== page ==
Another thing that made it a bit harder for this n00b was that I wanted a row of lights to light up. All the beginner tutorials I looked at only had 1 light. You know the feeling when you don’t know enough to even ask Google? Yes, that. Anyway, I finally stumbled on a basic explanation of parallel and series circuits and I was on my way (btw, this circuit tutorial from Sparkfun is even better; I wish I saw it earlier).  Basically, I wanted a couple of parallel circuits (+ to +, – to -) for a symmetrical design.

The materials I used were all Lilypad stuff from SparkFun: SimpleSnap, SimpleSnap protoboard, 2 rainbow LED strips and conductive thread. I also used the FTDI from my original ProtoSnap kit to program the system; it doesn’t come with the SimpleSnap.

I had trouble positioning the protoboard on the wings as I wanted to make it ‘easy’ to access the negative (-) pin on both sides. I also wanted to eventually add sensors using the analog input pins. I had so many questions on how to assemble my circuits and in the end, decided for a prototyping approach. That is, I sew one circuit on, program and test. Sew another circuit on, program and test. etc. This worked and got me going. There’s a lesson right there!

When stitching, I avoided the wires on the wings by positioning them at the back and “crossing” them at the front (the intervening textile layer is enough). There are other ways, I was told, but this worked enough for me. I also learned that I don’t have to stitch all the way to the (-) pin except for the first one, i.e. The (-) circuit is one “circle” in and of itself. One of the tutorials suggested to sketch the stitching or circuits first, i.e. plan. In hindsight, I really should have. There’s a lesson right there, too!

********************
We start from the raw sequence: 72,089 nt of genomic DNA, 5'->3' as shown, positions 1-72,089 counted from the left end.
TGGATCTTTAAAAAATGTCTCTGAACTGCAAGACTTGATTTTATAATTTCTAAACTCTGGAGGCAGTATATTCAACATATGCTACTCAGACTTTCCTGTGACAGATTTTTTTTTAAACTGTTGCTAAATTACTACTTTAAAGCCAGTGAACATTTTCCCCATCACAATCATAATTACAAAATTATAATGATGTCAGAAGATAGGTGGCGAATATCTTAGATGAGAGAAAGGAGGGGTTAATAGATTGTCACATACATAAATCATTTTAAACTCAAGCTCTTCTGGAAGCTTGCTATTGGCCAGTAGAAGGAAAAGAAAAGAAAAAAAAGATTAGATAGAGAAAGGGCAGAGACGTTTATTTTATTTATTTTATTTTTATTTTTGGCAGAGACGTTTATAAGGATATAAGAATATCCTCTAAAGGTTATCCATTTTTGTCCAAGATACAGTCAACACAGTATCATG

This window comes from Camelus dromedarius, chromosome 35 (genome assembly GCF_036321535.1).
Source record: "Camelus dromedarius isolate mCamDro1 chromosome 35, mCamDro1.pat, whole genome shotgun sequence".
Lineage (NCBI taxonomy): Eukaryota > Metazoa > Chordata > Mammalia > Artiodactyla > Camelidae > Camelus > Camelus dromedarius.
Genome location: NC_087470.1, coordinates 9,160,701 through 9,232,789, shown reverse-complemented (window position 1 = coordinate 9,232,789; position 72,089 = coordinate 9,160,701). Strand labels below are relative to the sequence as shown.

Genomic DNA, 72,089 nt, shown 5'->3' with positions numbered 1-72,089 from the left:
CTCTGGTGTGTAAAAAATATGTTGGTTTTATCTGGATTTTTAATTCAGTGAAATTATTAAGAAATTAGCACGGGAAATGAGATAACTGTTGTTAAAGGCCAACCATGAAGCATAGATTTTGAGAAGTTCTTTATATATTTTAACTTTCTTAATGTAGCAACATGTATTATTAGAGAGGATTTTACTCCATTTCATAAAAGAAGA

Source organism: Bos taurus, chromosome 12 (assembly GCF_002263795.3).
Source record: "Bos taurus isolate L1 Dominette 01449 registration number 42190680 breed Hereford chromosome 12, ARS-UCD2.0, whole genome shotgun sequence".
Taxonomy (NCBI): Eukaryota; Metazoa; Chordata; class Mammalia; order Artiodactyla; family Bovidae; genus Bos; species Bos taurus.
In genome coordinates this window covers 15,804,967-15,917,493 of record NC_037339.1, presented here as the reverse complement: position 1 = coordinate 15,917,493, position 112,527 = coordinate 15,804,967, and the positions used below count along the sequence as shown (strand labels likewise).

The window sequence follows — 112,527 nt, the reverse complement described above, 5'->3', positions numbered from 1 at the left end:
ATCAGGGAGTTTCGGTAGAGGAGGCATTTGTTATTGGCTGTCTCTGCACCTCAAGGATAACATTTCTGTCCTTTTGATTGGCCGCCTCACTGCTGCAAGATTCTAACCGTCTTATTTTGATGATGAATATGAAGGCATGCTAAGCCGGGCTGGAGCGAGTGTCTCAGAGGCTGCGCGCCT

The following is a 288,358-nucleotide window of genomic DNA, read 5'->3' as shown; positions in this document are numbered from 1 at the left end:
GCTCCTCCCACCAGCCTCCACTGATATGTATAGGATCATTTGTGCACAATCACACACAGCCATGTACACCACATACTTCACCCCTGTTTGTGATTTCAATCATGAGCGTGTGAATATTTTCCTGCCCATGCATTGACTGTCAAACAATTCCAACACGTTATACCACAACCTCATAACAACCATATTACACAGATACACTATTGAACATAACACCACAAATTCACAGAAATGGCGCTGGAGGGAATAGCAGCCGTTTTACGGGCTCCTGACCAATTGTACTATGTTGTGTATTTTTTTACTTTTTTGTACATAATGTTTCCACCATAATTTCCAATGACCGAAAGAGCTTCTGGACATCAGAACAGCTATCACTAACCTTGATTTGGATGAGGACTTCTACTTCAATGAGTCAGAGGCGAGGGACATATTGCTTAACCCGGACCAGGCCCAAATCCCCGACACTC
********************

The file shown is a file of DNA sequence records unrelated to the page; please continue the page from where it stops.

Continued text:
Stitching the circuit was an exercise in balancing form and function. Stitches had to work to operate the lights as well as look good. To work, I had to ensure there’s enough contact with the right pins as well as avoid crossing over existing circuits and the wireframe of the wings. I also had to tidy up lose ends which could accidentally touch another circuit.

I kept the programming simple as the party was looming and I had no time to learn enough C to make it more fancy. I wanted a finished product!

Attaching the wings to the costume and covering the main board proved challenging as well. I guess, I really didn’t think through the details of the final design from the beginning. There’s a lesson right there yet again!

However, it all came together in the end and the wings worked…and it was an amazing fairy party. I also have a working prototype to show students as well as play with. What was a mere possibility months ago is now an evolving reality. 

I’ve learned so much. I have wings. I will fly:-)

click photos to enlarge – you’ll have a closer look of the pins used…and my sewing

wings2 wings1 faery faeries

wings video (mov)

(video of wings – mov)